(Berkshire Hathaway, Warren Buffett 2011 stock outlook story, updated for CEO succession planning commentary)
NEW YORK ( TheStreet) -- Warren Buffett is rightly famed for creating investor value, but as far as Berkshire Hathaway ( BRK.B) shares are concerned, it's harder to see what will trigger a sustained 2011 rally.
The much-discussed topic of what happens, "After Warren Buffett" can be looked at from two perspectives. First, investors expect a pullback in Berkshire Hathaway shares with any succession event. However, many investors also believe the pullback will just be a good opportunity to enter Berkshire Hathaway at a better price.
The big movers in the Berkshire portfolio are the vast insurance operations -- the largest chunk of Berkshire's value -- and Burlington Northern and energy investments led by MidAmerican Energy. For example, Morningstar assigns $55 of its $90 Berkshire Hathaway value to insurance and $19 to the railroad, utilities and energy operations. That's $74 locked up between two business segments of Berkshire Hathaway that have a fairly predictable profile, even if insurance and transportation remain beholden to sector cyclicality. Morningstar expects the revenue growth potential of both insurance and the railroad and energy businesses to be limited to 5% growth per year. These modest assumptions leave Berkshire's consumer-related businesses, which Buffett defines as Berkshire Hathaway's manufacturing, service and retail segment -- and which is assigned a value of $12 in the $90 Berkshire Hathaway price -- as the primary wildcard in Berkshire Hathaway performance. "Any sort of big positive or negative surprise will come from the manufacturing or finance units of Berkshire Hathaway. These are the less predictable parts of the business, but also the smaller parts," notes Morningstar's Warren. Berkshire's noninsurance operating subsidiaries were a source of strength in the most recently reported third quarter, with the manufacturing, service and retailing segment a large driver of internal profit improvement, but it's not clear to what extent those profit improvements were similar to improvements across corporate America, driven by cost reductions, layoffs, and achieving more productivity with less. Therein lays the rub for Berkshire Hathaway as a stock to bet on in 2011. Any type of big surprise to the positive or negative from the actual operating businesses -- and not from a mega acquisition or succession event -- will come from a Berkshire Hathaway business segment that only represents $12 worth of its full value of $90.
So it's no surprise that again in 2011 the primary mover for Berkshire Hathaway performance will be the insurance, railroad and energy segments, and revenue growth coming from each sector (this of course excludes the large swings in quarter-to-quarter Berkshire Hathaway performance based on value of derivatives contracts). Yet it's the Berkshire Hathaway manufacturing, service and retail top line that needs to keep improving. As with the U.S. corporate sector as a whole -- which reached record profit levels in the past quarter -- Berkshire Hathaway has had enough layoffs and cost-cutting measures across its various businesses to see some top-line improvement, but there are still lots of gray areas within the manufacturing, service and retail portfolio. "The real top line improvement in many of these businesses could happen next year or three years from now," the Morningstar analyst said, following up on his comments about the housing sector specifically. There have been improvements across the board in the U.S. economic outlook, and the main economic indicators have looked much more positive of late. Berkshire Hathaway is as close to a proxy for the U.S. economy as any single company can be. Berkshire Hathaway shares gained roughly 21% in 2010. The S&P 500, meanwhile, gained near 13%. Another win for Buffett versus the indexes, but a win that's getting harder to achieve year-in, year-out, and especially without a one-time event like the S&P 500 market inclusion to buoy shares. A new analysis of Berkshire Hathaway from Barclays Capital analyst Jay Gelb predicts some hefty gains from Buffett's stock holdings in Wells Fargo ( WFC) and Coca-Cola ( KO), which rallied in the last quarter of 2010 and could have created a gain of $6.3 billion in the value of Buffett's public stock portfolio.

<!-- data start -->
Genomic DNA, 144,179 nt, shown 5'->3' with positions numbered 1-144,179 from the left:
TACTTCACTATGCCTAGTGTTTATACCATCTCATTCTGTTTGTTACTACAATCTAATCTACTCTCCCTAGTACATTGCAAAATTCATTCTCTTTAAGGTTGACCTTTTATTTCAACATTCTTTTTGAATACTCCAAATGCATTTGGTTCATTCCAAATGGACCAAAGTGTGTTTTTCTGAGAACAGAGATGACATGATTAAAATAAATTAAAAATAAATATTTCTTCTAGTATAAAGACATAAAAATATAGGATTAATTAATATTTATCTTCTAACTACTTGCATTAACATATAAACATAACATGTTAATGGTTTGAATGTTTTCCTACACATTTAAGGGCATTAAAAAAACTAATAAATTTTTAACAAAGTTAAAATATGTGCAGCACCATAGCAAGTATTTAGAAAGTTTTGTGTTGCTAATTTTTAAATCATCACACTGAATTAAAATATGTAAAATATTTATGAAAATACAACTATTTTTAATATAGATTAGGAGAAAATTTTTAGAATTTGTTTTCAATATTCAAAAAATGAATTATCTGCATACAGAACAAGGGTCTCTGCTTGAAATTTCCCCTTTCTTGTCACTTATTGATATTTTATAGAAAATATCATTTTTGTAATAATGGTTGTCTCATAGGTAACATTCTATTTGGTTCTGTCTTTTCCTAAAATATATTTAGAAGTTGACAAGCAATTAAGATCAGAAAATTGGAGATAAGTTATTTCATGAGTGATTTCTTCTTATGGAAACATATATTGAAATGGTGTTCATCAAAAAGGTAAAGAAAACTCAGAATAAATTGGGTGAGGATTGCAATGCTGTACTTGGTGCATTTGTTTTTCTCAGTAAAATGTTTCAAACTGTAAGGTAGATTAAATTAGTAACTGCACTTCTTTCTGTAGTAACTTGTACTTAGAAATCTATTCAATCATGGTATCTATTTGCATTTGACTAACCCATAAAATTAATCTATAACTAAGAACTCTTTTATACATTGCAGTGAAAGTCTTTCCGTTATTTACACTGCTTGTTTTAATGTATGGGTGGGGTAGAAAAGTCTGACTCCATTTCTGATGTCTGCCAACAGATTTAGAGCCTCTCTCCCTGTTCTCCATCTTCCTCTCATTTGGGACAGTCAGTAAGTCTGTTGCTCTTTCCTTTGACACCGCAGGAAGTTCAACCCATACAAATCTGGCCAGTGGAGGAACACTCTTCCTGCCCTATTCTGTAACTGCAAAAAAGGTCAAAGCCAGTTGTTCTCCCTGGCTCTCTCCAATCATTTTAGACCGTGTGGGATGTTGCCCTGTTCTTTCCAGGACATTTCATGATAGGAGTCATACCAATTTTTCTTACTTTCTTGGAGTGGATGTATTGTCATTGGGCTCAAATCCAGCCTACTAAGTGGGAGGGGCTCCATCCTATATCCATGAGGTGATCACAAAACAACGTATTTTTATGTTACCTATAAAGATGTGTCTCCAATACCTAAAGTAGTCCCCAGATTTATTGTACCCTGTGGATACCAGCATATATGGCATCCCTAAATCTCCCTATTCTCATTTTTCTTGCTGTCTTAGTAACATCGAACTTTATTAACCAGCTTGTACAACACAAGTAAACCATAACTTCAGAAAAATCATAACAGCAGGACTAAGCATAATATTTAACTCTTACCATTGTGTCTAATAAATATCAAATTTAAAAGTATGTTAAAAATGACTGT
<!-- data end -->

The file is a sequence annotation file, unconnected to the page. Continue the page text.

Eric Rosenbaum. >To follow the writer on Twitter, go to Eric Rosenbaum. >To submit a news tip, send an email to: email@example.com.